Sunday, March 1, 2015
A high mound of manure from Bill Hoogterp about fear of public speaking
Last year Bill Hoogterp published his book, Your Perfect Presentation. It’s not bad, except for two places.
The last paragraph at the bottom of Page 9 says that:
“....A British magazine did a survey of Americans’ fears, and guess what our number one fear was? You guessed it, public speaking. Know what was number two? Death. Yes, I am sure spiders was on there somewhere, but death was number two.*
* Findings from a 1973 survey by the London Sunday Times that were later published in David Wallechinsky, Irving Wallace, and Any Wallace, The Book of Lists (New York: William Morrow & Co., 1977). This has been the subject of much debate. According to the National Institutes of Health, 74% of Americans suffer from a fear of public speaking.”
Wow! The only thing he got right was that someone once did a survey, and they found public speaking was number one. Another four things are wrong.
First, the survey really was done by a U. S. firm (R. H. Bruskin) in New Jersey, not something British. The most popular post on this blog appeared on October 27, 2009 and was titled The 14 Worst Human Fears in the 1977 Book of Lists: where did this data really come from?
Second, if you just check Wikipedia, The Sunday Times is a newspaper, not a magazine, and they just reported on that survey.
Third, if you check the entry in the Book of Lists, death really only was ranked 7th, not 2nd (like in the later Seinfeld joke).
Fourth, the silly 74% for fear of public speaking comes from Statistic Brain, not the National Institutes of Health.
Page 10 continues with:
“We are more afraid of speaking in public than we are of dying. The great comedian Jerry Seinfeld makes the best joke about this. He says, ‘Does that sound right? That means when we go to the funeral, we would rather be the one lying in the box... than the one delivering the eulogy.’ “
Jerry changed things for his joke. The Bruskin survey listed what more people were afraid of, not what people were more afraid of.
There are two versions of that Seinfeld joke: the one on the TV show, and one on a DVD “I’m Telling You for the Last Time” Live on Broadway. Neither matches what Mr. Hoogterp paraphrased in his book. One from the TV show says:
“According to most studies, people’s number-one fear is public speaking. Number two is death. Death’ is number two! Now, this means to the average person, if you have to go to a funeral, you’re better off in the casket than doing the eulogy.”
The other on the DVD says:
“I saw a thing, actually a study, that said speaking in front of a crowd is considered the number one fear of the average person. I found that amazing, Number two was death. Death is number two? This means to the average person if you have to be at a funeral, you would rather be in the casket than doing the eulogy.”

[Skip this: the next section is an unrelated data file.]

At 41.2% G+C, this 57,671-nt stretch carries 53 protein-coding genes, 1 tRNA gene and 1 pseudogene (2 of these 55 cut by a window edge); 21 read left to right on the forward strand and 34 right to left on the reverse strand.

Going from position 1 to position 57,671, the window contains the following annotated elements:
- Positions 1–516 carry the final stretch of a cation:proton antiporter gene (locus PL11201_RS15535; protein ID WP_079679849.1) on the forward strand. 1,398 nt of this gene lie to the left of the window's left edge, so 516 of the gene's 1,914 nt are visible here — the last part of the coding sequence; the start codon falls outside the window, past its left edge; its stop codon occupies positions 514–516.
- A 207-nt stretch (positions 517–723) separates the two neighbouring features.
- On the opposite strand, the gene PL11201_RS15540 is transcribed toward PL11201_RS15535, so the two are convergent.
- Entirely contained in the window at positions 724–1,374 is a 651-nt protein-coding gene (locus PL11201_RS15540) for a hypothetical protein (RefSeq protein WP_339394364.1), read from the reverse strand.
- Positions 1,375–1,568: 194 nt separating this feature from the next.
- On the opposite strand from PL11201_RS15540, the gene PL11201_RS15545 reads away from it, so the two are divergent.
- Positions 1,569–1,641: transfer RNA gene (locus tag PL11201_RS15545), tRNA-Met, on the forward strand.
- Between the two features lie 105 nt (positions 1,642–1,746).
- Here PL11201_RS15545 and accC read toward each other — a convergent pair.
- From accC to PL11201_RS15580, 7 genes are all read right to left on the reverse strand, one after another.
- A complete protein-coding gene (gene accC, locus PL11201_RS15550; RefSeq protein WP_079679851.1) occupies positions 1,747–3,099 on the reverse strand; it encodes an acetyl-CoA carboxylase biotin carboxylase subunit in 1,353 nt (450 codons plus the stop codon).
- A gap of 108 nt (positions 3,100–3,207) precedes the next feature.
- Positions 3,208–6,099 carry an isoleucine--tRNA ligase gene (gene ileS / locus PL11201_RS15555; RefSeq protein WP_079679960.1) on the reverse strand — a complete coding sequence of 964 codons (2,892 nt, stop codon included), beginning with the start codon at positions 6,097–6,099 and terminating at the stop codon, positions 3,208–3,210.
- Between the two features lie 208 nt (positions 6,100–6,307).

At YouTube you can watch video clips for both - a brief one from the show and a long one of the DVD (look at 50:36).
When you put the word hoogterp into Google Translate (set for going from Dutch to English) it translates to high mound.
Another paragraph starting at the bottom of page 53 also displays a lack of research:
“Are you familiar with the poet Ezra Pound? He was a member of a famous group of American writers and poets who lived as expatriates in Paris during the first half of the twentieth century. Although Pound was famous for his own writing, he was known among his peers for something else. Other poets would bring their work to Ezra and ask him what he thought. He would take their poems and cross out any and all words that he thought were good but not great, that didn’t contribute enough to the power of the poem or the imagery or emotion that the poet was trying to convey. He would sometimes cut as much as two-thirds of a poem, whittling away until the poem was refined to its purest, and most potent, essence. Much as it partly pained them, the poets were grateful.”
That passage described the younger Ezra Pound, who only lived in Paris from 1921 to 1924. Later on Mr. Pound was more known as a crazy old fascist, which is why he usually is ignored.
From 1924 to 1945 he lived in Italy and was an admirer of the fascist government there. Starting in 1940 he made a series of 10-minute radio broadcasts criticizing the U.S., and in 1943 he was indicted in absentia for 19 counts of treason. In 1945 he was captured by the U.S. Army, and had a mental breakdown. From 1945 to 1958 he was held in the prison ward of St. Elizabeths Hospital in Washington, D.C. After being released (when he was 72 years old), he returned to Italy and died in 1972.
UPDATE June 21, 2015
There was a third written version of that Seinfeld joke which appeared in Jerry's 1993 book SeinLanguage:
"According to most studies, people's number one fear is public speaking. Number two is death. Death is number two. Does that seem right? That means to the average person, if you have to go to a funeral, you're better off in the casket than doing the eulogy."
What Bill Hoogterp paraphrased does not match that one either.